As a group we went on a desert hike. We walked along a path taken by migrants into the United States.
The experience I had on this hike is more explanatory in description than any analysis I could give in this blog.
We crawled under barbed wire. We went up and down a rock wall. It was a grueling approximately two mile hike and we had plenty of water and rests along the way. We came across water stations where groups had left gallons of water and canned beans for migrants to consume.
On the walk we saw articles of clothing left behind.
We finally made it to a shrine for migrants where there were crosses, rosaries, and other keepsakes. There were also jugs of water hanging from trees so that the ravens could not get them. Here we sat down with the leader of this hike and reflected. During this reflection we were given a prayer for the migrant. This prayer was a call to action. It explained how we all could work for peace. Though we were praying to God to accomplish these tasks, there was an underlying tone that each of these things can be accomplished by humanity and more specifically God working through us. This is why this prayer made sense to me more than really anything else we had talked about up to this point, I felt like this could be accomplished and I could help.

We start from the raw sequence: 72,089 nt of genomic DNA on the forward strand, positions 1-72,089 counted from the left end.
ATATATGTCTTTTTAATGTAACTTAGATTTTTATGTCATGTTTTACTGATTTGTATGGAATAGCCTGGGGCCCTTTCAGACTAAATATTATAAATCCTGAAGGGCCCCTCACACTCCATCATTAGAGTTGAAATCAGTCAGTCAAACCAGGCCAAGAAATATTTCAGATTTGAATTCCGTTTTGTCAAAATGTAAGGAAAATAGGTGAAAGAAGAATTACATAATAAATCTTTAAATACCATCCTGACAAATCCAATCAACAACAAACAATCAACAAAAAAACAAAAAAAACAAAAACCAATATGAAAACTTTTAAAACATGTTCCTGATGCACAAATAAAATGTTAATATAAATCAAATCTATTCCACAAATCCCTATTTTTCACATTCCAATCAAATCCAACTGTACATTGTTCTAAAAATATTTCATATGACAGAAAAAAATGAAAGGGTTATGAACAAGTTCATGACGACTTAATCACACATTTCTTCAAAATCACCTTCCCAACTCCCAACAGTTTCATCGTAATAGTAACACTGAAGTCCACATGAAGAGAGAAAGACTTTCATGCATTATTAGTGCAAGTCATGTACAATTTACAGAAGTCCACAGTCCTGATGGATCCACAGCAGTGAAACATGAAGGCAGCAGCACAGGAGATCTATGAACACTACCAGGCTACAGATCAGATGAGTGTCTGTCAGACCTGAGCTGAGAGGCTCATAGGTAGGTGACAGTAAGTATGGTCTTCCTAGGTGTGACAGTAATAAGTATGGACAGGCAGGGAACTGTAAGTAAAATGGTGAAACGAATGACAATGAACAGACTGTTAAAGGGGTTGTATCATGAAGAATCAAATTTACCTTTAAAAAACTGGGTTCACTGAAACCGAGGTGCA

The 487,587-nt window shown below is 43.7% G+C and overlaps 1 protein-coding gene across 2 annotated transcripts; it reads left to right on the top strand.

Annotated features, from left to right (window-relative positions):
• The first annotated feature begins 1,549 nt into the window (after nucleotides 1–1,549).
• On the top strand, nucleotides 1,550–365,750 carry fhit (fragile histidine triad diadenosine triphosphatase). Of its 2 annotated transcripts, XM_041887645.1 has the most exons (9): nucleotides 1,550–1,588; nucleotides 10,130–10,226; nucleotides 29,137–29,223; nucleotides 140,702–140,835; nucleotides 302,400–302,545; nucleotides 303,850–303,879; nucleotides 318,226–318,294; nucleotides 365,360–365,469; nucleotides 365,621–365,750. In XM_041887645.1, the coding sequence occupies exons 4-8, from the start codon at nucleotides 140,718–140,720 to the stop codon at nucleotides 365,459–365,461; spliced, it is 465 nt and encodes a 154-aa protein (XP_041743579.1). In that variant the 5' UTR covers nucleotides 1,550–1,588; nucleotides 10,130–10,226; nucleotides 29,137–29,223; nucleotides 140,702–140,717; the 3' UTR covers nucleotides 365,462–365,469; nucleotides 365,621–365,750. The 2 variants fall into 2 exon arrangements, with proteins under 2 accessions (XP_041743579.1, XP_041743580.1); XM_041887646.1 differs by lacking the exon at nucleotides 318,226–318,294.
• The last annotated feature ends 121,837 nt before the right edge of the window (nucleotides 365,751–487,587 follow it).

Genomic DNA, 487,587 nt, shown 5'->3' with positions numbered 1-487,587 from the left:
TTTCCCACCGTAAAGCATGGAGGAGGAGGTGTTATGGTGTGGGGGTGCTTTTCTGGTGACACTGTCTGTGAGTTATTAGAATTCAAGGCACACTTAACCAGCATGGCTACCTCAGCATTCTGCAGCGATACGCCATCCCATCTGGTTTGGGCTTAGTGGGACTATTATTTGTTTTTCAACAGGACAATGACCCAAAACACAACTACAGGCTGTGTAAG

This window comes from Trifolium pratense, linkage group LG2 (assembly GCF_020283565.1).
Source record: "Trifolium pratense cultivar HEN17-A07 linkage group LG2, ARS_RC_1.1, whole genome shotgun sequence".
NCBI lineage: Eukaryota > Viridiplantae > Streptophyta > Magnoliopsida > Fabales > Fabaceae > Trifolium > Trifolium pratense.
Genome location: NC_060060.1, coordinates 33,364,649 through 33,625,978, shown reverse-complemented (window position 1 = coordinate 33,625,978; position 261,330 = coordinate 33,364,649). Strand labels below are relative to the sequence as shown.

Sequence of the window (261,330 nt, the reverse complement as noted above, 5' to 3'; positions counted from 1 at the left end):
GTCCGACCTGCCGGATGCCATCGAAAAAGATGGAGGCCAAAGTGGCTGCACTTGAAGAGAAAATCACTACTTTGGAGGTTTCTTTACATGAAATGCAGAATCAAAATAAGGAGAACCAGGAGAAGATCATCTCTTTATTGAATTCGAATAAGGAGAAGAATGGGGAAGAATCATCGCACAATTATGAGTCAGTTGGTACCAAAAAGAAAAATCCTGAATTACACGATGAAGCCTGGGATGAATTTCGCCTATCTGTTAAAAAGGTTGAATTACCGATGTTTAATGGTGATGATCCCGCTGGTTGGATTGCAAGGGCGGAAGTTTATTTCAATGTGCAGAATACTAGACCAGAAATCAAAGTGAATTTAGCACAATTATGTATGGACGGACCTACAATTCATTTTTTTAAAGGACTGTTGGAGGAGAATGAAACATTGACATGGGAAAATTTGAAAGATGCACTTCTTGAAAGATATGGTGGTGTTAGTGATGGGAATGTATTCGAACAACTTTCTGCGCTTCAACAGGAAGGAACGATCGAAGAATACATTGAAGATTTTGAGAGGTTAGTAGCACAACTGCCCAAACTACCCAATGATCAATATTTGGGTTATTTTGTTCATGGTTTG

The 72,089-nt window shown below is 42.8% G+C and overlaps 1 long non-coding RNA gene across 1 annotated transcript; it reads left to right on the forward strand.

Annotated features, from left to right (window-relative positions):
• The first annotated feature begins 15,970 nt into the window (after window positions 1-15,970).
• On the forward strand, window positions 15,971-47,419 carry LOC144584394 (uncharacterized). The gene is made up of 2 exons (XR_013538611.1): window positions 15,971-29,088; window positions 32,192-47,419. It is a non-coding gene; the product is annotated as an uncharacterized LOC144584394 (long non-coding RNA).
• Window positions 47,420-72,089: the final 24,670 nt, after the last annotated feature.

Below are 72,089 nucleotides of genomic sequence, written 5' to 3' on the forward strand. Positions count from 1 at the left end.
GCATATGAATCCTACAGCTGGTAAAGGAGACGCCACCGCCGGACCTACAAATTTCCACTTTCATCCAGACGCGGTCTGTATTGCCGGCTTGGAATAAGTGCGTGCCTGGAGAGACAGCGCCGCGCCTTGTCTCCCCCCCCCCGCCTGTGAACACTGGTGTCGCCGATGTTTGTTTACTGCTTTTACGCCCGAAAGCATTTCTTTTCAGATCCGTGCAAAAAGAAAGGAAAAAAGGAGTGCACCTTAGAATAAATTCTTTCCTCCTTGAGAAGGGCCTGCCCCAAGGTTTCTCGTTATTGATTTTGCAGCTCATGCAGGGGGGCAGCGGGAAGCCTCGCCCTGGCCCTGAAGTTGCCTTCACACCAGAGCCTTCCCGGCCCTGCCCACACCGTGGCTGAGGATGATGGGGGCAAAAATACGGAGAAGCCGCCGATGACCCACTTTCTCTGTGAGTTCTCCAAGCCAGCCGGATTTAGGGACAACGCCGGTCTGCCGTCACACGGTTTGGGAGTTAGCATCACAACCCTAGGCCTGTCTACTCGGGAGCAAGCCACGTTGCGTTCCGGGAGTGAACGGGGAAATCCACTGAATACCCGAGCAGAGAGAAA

The prayer follows:
Creator, full of love and mercy, whose own Son became a refugee and had no place to cal his own; look with mercy and compassion on our brothers and sisters who today are fleeing from poverty, homelessness, and hunger.
Protect them as they suffer mistreatments and humiliations on their journeys, are labeled as dangerous, and marginalized for being foreigners. Make them be respected and valued for their dignity. Touch with Your Goodness and Active Concern the many who see them pass.
Care for their families until they return to their homes, not with broken hearts but rather with hopes fulfilled. Inspire generosity and compassion in all our hearts; and guide all the people of the world towards that day when all will rejoice in you Reign of justice and love. Let it Be.
Part of our reflection at this migrant shrine was discussing a young woman who had died during the journey to the U.S. not far from that spot. John (our hike leader) ended our time at the shrine, after telling this young woman’s story, by saying may she rest in peace and may we be restless for peace.
This experience was a call to action, that I may be restless for peace.